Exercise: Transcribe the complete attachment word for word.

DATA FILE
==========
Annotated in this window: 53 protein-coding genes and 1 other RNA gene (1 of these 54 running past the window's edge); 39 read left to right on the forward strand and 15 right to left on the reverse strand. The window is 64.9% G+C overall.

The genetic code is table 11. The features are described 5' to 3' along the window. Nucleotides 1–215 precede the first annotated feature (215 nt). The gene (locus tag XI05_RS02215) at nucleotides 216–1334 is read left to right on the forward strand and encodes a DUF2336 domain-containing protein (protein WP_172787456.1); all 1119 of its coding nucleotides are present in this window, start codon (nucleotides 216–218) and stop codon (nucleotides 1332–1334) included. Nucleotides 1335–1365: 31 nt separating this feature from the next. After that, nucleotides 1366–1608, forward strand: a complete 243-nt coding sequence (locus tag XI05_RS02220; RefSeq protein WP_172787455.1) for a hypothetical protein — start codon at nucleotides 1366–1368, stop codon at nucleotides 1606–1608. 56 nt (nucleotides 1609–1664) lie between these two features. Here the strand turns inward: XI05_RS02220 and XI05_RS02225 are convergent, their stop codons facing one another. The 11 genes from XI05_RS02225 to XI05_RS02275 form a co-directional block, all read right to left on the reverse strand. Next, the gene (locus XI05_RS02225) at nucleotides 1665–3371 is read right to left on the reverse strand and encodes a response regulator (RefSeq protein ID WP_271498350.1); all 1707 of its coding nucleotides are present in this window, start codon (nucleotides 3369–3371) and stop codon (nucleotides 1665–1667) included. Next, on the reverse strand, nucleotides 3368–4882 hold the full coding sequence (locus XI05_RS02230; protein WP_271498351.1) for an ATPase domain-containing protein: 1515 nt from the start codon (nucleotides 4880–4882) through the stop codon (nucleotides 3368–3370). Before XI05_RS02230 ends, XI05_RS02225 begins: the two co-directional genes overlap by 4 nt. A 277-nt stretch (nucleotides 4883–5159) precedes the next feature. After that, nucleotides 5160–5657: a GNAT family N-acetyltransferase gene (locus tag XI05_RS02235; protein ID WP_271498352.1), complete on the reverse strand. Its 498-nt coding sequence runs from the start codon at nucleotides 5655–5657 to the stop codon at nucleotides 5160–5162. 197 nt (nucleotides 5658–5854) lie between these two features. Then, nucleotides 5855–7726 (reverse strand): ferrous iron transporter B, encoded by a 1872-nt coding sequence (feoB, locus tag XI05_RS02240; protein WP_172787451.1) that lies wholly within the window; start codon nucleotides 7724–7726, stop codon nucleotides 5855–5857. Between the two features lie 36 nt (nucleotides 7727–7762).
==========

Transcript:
Annotated in this window: 53 protein-coding genes and 1 other RNA gene (1 of these 54 running past the window's edge); 39 read left to right on the forward strand and 15 right to left on the reverse strand. The window is 64.9% G+C overall.

The genetic code is table 11. The features are described 5' to 3' along the window. Nucleotides 1–215 precede the first annotated feature (215 nt). The gene (locus tag XI05_RS02215) at nucleotides 216–1334 is read left to right on the forward strand and encodes a DUF2336 domain-containing protein (protein WP_172787456.1); all 1119 of its coding nucleotides are present in this window, start codon (nucleotides 216–218) and stop codon (nucleotides 1332–1334) included. Nucleotides 1335–1365: 31 nt separating this feature from the next. After that, nucleotides 1366–1608, forward strand: a complete 243-nt coding sequence (locus tag XI05_RS02220; RefSeq protein WP_172787455.1) for a hypothetical protein — start codon at nucleotides 1366–1368, stop codon at nucleotides 1606–1608. 56 nt (nucleotides 1609–1664) lie between these two features. Here the strand turns inward: XI05_RS02220 and XI05_RS02225 are convergent, their stop codons facing one another. The 11 genes from XI05_RS02225 to XI05_RS02275 form a co-directional block, all read right to left on the reverse strand. Next, the gene (locus XI05_RS02225) at nucleotides 1665–3371 is read right to left on the reverse strand and encodes a response regulator (RefSeq protein ID WP_271498350.1); all 1707 of its coding nucleotides are present in this window, start codon (nucleotides 3369–3371) and stop codon (nucleotides 1665–1667) included. Next, on the reverse strand, nucleotides 3368–4882 hold the full coding sequence (locus XI05_RS02230; protein WP_271498351.1) for an ATPase domain-containing protein: 1515 nt from the start codon (nucleotides 4880–4882) through the stop codon (nucleotides 3368–3370). Before XI05_RS02230 ends, XI05_RS02225 begins: the two co-directional genes overlap by 4 nt. A 277-nt stretch (nucleotides 4883–5159) precedes the next feature. After that, nucleotides 5160–5657: a GNAT family N-acetyltransferase gene (locus tag XI05_RS02235; protein ID WP_271498352.1), complete on the reverse strand. Its 498-nt coding sequence runs from the start codon at nucleotides 5655–5657 to the stop codon at nucleotides 5160–5162. 197 nt (nucleotides 5658–5854) lie between these two features. Then, nucleotides 5855–7726 (reverse strand): ferrous iron transporter B, encoded by a 1872-nt coding sequence (feoB, locus tag XI05_RS02240; protein WP_172787451.1) that lies wholly within the window; start codon nucleotides 7724–7726, stop codon nucleotides 5855–5857. Between the two features lie 36 nt (nucleotides 7727–7762).